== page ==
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The murder of starlet Val Sommer still plays an important part in Ed Brubaker and Sean Phillips’ Hollywood noir The Fade Out, but it’s starting to function more as a catalyst rather than the primary focus of the story. The Fade Out is a mysterious series but it’s not at its heart a mystery. In The Fade Out #6, screenwriter Charlie Parish mentions that he’s been so focused on who killed Sommer that he’s forgotten to ask why. Overall, it seems that Brubaker and Phillips are more interesting in the why (as well as the impact of the murder) than the who or how.
However, Sommer’s murder spurs a lot of the action in The Fade Out #6. Both Parish and blacklisted writer Gil Mason are following leads in their own way. For Parish, that means talking to an actor who grew up with Sommer on the property of crazy movie tycoon Victor Thursby. Parish is lead to believe that bad things happened to Val Sommer while she was growing up there. At the same time, Mason meets up with real-life writer Dashiell Hammett and gets advice to pressure Thursby, by intimating that Mason knows something. And that’s what Mason does, anonymously leaving a note in Thursby’s paper stating, “I Know What Really Happened.” (Sadly, it did not say, “I Know What You Did Last Summer.”)
Overall, The Fade Out #6 is a strong issue, though it does feel somewhat like a transitional one in this section of the story. While there is some action, there’s much more preparation for action and set-up for future consequence. The most significant plot development (besides Mason’s note) is that Parish has a fling with Maya Silver, Sommer’s replacement on the film Parish is writing. He long had an infatuation with Sommer, but Silver has recently won him over. Still, Silver is a really interesting character on her own, and I would guess that she’s not simply swooning over Charlie, and that Brubaker and Phillips will delve into her motivations for the hook-up with Parish soon.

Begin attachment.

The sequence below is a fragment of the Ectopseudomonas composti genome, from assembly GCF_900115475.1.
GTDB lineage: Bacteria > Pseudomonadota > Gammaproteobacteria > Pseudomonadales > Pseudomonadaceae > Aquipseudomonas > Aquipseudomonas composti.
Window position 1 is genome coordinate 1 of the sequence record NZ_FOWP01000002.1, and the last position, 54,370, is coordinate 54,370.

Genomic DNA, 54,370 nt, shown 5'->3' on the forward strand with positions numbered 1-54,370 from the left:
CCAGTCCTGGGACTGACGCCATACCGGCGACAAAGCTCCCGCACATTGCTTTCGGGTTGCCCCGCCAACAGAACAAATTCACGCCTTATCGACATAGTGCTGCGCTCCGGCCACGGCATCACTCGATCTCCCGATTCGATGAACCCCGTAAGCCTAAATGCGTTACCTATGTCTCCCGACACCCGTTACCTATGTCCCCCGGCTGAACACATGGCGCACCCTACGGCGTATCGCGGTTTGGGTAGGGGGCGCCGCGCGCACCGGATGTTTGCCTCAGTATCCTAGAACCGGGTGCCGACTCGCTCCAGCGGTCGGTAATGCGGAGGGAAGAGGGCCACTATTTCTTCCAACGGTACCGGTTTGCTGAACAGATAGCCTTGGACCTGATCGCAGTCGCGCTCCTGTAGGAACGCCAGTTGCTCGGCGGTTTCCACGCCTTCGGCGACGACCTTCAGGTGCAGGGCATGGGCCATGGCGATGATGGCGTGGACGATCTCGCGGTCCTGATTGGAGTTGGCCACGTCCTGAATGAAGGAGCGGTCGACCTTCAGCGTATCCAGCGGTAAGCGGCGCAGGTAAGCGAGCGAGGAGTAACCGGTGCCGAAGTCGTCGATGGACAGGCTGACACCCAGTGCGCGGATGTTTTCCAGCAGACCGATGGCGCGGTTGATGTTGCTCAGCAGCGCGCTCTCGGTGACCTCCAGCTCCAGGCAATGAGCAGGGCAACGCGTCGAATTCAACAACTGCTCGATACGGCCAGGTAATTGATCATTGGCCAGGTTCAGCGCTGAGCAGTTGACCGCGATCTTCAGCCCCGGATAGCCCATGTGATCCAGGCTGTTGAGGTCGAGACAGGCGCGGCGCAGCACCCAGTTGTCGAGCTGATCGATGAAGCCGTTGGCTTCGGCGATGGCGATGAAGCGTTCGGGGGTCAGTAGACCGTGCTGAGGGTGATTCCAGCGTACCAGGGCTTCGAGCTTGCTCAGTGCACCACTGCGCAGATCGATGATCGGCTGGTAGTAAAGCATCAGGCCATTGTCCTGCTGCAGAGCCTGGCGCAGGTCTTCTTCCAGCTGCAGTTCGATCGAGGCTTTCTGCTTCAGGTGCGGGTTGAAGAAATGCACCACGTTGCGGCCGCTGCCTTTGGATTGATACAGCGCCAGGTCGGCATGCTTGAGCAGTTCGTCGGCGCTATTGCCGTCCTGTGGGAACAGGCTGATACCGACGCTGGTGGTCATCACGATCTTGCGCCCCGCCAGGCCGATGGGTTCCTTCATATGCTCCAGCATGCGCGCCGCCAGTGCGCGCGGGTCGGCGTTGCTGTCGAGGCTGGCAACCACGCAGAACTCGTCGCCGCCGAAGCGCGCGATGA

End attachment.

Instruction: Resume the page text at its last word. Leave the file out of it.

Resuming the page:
One of the things I noticed about the art in The Fade Out #6 more than in previous issues of the series is that Sean Phillips makes historically-accurate details look very natural. When he draws famous like Clark Gable or in this issue Humphrey Bogart, it’s noticeable because they are so distinctive looking (and Phillips nails their appearances), but he also is very precise with smaller details, like clothing, automobiles, restaurant interiors, and even offices. It’s an underrated skill that really adds to the authenticity of the world that he and Brubaker are creating in The Fade Out.
While The Fade Out is not a thrill-a-minute ride like Velvet, Brubaker’s series with Steve Epting, it is well worth reading. The Fade Out #6 will probably benefit from reading at least the previous few issues (if not the whole series – there’s only five issues before this one!) because it is a transitional issue that draws on things established in earlier issues that will be developed even more in upcoming ones. The series has a whole, though, is turning into a really rich and enthralling story.